Two Singaporean executives of Glenn Defense Marine Asia pleaded guilty in federal court Tuesday for submitting bogus bids, phony claims, and inflated invoices to the U.S. Navy.
Neil Peterson, 39, and Linda Raja, 44, were arrested by authorities in Singapore at the request of the U.S. government and extradited in October 2016.
Each pleaded guilty to one count of conspiracy to defraud the United States.
Sentencing for Peterson and Raja is set for August 11 in San Diego.
At Singapore-based Glenn Defense Marine Asia or GDMA, Peterson served as the Vice President for Global Operations.
Raja was General Manager for Singapore, Australia and the Pacific Isles.
They admitted conspiring with GDMA’s owner, Leonard Glenn Francis, to defraud the U.S. Navy.
Francis, 51 — also known as Fat Leonard — is a Malaysian national. He pleaded guilty in U.S. federal court to bribing dozens of Navy officials with travel, meals, cash, electronics, parties, and prostitutes. He’s waiting to be sentenced.
His company provided port services to U.S. Navy ships in Asia.
Peterson and Raja helped GDMA submit bids to the Navy that were either “entirely or partially fictitious.”
The DOJ said the phony bids . . .
. . . ensured that GDMA’s quote would be selected by the U.S. Navy as the supposed lowest bidder. As a result, GDMA could control and inflate the prices charged to the U.S. Navy without engaging in any competitive bidding, as required.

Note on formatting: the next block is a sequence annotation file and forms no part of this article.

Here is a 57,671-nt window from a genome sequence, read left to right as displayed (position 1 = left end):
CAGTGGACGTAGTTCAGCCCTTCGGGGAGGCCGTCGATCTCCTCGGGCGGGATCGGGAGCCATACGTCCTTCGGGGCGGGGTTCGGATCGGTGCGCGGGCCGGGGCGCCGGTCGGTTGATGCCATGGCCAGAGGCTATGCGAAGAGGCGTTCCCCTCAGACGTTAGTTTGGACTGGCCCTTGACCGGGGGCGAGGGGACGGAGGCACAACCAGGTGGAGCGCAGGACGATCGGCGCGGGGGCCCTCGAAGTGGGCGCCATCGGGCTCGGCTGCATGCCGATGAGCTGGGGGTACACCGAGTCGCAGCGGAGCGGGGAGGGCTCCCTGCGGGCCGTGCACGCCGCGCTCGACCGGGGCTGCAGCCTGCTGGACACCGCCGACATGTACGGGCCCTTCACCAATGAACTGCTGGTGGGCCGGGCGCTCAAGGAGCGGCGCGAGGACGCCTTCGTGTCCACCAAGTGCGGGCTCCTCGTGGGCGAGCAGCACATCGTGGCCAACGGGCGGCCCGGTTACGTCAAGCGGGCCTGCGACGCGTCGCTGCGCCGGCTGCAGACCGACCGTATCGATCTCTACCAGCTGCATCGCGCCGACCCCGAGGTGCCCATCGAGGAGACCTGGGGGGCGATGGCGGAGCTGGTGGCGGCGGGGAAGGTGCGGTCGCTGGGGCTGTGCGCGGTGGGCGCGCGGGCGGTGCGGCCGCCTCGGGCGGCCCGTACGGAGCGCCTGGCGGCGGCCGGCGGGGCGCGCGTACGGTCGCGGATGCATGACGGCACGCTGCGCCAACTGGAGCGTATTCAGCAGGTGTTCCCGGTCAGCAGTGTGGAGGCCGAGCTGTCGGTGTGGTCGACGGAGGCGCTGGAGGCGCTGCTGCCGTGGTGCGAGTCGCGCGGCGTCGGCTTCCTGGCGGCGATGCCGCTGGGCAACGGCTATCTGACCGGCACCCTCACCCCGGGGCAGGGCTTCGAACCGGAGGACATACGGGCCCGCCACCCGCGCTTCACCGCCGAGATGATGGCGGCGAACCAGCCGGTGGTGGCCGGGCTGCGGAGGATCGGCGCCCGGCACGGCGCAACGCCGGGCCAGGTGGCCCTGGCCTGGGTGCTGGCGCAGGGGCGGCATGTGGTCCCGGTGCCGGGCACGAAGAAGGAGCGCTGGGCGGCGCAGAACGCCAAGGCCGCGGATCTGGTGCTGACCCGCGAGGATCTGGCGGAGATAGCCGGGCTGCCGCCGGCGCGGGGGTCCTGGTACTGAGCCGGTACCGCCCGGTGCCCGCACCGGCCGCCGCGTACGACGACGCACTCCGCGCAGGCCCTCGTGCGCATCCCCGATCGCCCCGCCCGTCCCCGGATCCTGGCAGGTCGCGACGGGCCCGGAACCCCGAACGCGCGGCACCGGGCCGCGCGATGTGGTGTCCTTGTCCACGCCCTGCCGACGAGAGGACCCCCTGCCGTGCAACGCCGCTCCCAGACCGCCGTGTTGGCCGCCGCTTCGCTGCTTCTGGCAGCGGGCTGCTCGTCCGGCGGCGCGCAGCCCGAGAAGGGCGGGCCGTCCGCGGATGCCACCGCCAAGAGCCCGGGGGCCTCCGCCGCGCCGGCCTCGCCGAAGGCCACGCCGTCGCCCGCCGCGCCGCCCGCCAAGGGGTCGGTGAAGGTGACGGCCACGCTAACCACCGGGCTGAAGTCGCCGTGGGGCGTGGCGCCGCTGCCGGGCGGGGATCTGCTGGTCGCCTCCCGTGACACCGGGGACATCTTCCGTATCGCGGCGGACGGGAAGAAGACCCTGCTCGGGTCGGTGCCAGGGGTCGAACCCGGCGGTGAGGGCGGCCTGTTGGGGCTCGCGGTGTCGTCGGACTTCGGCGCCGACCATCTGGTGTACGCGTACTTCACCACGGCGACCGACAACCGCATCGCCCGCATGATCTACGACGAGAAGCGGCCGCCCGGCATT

Once GDMA won work from the Navy, Peterson and Raja inflated GDMA’s invoices. In one case in October 2012, Peterson and others marked up invoices for services GDMA provided to during the U.S.S. Bonhomme Richard’s visit to Kota Kinabalu, Malaysia.
“The full amount billed to the U.S. Navy for this visit was $1,232,858, of which approximately $877,413 was fraudulently inflated,” the DOJ said.
Overall losses to the Navy were more than $34.8 million.
So far the DOJ has charged 20 current or former U.S. Navy officials with taking bribes from Fat Leonard and GDMA. The defendants allegedly accepted luxury travel and hotel stays, elaborate dinners, electronics, cash, and the services of prostitutes. In exchange, they allegedly gave Francis and his company classified and internal U.S. Navy information.
Fifteen defendants including Francis have already pleaded guilty. A half dozen have been sentenced to prison. Sentences range from 30 months to more than six years.
Richard L. Cassin is the publisher and editor of the FCPA Blog.